PORTLAND — President Obama took a victory lap in Maine on Thursday, riding the passage of health care reform with confidence, joking easily with thousands of supporters, gently mocking detractors and laying out his administration’s next steps.

He showed the same energy, enthusiasm and momentum he had when he came to Maine after his victory in the Iowa caucuses during his campaign in early 2008.

This was a president who staked his legacy on “change,” and delivered. And this was the crowd for him — several thousand highly supportive Mainers packed into the Portland Expo, reflecting his energy, focused back onto him.

Thursday’s appearance was clearly different from his two other visits to northern New England in the last year to talk about health care reform.

In August, when controversy over the developing bill was as hot as the weather, he spoke in Portsmouth, N.H., at a town hall appearance billed as part of his “listening” tour.

The crowd outside was contentious and loud, each side lining the road to the school where Obama spoke, yelling and using bullhorns to drown each other out. Inside, there was some give-and-take. A few people who weren’t supporters asked Obama questions about the package, and he tried to answer them.

In February, he came to Nashua, N.H., as part of the “prod Congress” tour. It was an attempt to push through health care reform, a dismissal of right-wing rhetoric and a challenge to congressional Democrats to get the bill passed.

It was the beginning of that effort, and Obama came off a bit defensive. There were fewer protesters. Health care was part of the push, but his new jobs proposals were at center stage.

Thursday was something else altogether.

Outside, thousands lined Park Avenue, waiting to get into the Expo. Across the street, 100 to 150 protesters gathered, carrying signs. But they were nowhere near as vocal as those at the event in Portsmouth. Typical of Maine, folks were more or less polite.

Inside, the crowd was primed to hear Obama. Each step in the program raised the anticipation in the Expo until Obama came in.

He threw out political praise to Maine Democrats. Gov. John Baldacci was “one of the finest governors in the country.” Portland Mayor Nicholas Mavodones Jr. was “your outstanding mayor.” U.S. Reps. Mike Michaud and Chellie Pingree were “two great champions for Maine.”

He joked about the staunch opposition to the bill. House Minority Leader John Boehner called the bill “Armageddon,” Obama noted.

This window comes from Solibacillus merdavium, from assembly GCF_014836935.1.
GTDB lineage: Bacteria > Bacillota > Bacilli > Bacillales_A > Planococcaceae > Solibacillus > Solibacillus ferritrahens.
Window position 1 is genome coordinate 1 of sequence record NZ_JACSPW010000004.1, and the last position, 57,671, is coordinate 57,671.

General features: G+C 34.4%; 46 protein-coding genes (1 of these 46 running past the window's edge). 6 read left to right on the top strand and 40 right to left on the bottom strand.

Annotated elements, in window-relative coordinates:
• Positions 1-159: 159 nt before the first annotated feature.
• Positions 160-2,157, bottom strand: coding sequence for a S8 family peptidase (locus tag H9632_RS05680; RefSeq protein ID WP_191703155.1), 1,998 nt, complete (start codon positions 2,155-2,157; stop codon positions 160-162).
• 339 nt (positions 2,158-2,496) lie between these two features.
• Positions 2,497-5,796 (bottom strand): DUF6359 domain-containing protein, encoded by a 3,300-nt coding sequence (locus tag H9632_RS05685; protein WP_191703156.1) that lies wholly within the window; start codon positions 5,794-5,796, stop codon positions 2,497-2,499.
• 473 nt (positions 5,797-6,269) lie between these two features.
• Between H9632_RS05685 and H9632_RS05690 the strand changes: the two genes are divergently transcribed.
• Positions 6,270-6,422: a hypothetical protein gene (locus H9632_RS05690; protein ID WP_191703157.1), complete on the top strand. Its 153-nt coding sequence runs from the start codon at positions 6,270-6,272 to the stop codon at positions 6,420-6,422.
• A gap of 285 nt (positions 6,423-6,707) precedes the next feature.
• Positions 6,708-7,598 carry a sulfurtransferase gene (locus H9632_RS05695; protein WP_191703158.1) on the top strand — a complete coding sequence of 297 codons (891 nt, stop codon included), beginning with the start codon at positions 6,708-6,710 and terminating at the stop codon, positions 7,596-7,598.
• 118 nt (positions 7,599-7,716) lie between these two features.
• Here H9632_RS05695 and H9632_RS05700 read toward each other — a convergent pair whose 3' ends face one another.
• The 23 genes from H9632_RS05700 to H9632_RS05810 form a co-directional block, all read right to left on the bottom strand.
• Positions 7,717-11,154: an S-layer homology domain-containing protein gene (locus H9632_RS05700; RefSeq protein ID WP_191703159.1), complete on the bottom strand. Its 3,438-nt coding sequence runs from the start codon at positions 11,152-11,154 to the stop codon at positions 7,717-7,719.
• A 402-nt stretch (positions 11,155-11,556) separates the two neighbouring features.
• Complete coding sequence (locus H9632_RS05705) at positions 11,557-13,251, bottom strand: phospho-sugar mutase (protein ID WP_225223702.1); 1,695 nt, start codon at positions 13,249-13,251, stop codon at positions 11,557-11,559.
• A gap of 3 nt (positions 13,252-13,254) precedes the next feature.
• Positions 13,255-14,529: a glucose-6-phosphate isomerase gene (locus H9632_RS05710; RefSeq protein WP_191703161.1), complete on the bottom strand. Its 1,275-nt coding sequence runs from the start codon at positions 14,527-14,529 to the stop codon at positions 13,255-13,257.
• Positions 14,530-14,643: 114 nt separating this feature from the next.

“After I signed the bill, I looked around ” he paused, to laughter and cheers.

“I looked up at the sky to see if asteroids were coming.” More laughter.

“I looked at the ground to see if cracks were opening. Turns out it was a pretty nice day. Birds were still chirping. Folks were strolling down the street. Nobody had lost their doctor, nobody had pulled the plug on Granny.”

The crowd broke into applause about 20 times, as Obama hit key points, sometimes with stirring rhetoric, such as his speech’s finale.

“What this fight has taught us about ourselves and about this country is, it’s so much bigger than any one issue. It has reminded us that change is never easy, but is always possible. It reminds us that in the United States of America, we still have the power to shape our own destiny. It has reminded us that we, as a people, don’t shrink from a challenge.”

As he did during the visit to Portsmouth, Obama challenged Republicans, who he said were talking about repealing the law.

“My attitude is, ‘Go for it,’ ” he said.

In many ways, that’s what this tour stop was about. There was an element of explanation about what’s in the bill. There was a laying out of next steps, a focus on job creation. But there was also a shoring up of the base.

Many Americans are unhappy with the law, as are many members of Congress. Resistance hasn’t gone away. And this victory tour is, in part, a response to that, an effort to motivate supporters.

However, the question remains: Why Maine, a state that Obama carried with 57 percent of the vote?

That’s obviously a consideration. Portland provided a supportive, enthusiastic audience.

There’s also the fact that Karen Mills of Brunswick heads the federal Small Business Administration, and 97.4 percent of Maine’s work force is employed by small businesses. He’s making the pitch that health care reform will particularly help small businesses. So those factors add up.

Was there an olive branch to all of this?

In August, when some Republicans were still working with Democrats on the bill, Obama mentioned Maine Republican Sen. Olympia Snowe at his address in Portsmouth.

In Nashua in February, at a time when the parties had less to say to each other, there was no such mention.

But Thursday, Obama said the health care reform law contained ideas from both Republicans and Democrats, and he mentioned Snowe by name, calling her “someone I consider a friend.”

Baldacci noted in an interview before the speech that Maine has been fairly aggressive in experimenting with health care initiatives, and with establishing regulations for insurance companies. The governor wasn’t sure why the president picked Maine for the latest stop on the victory tour.

But he had a thought: “Maine is being recognized.”

 

Staff Writer Matt Wickenheiser can be contacted at 791-6316 or at:

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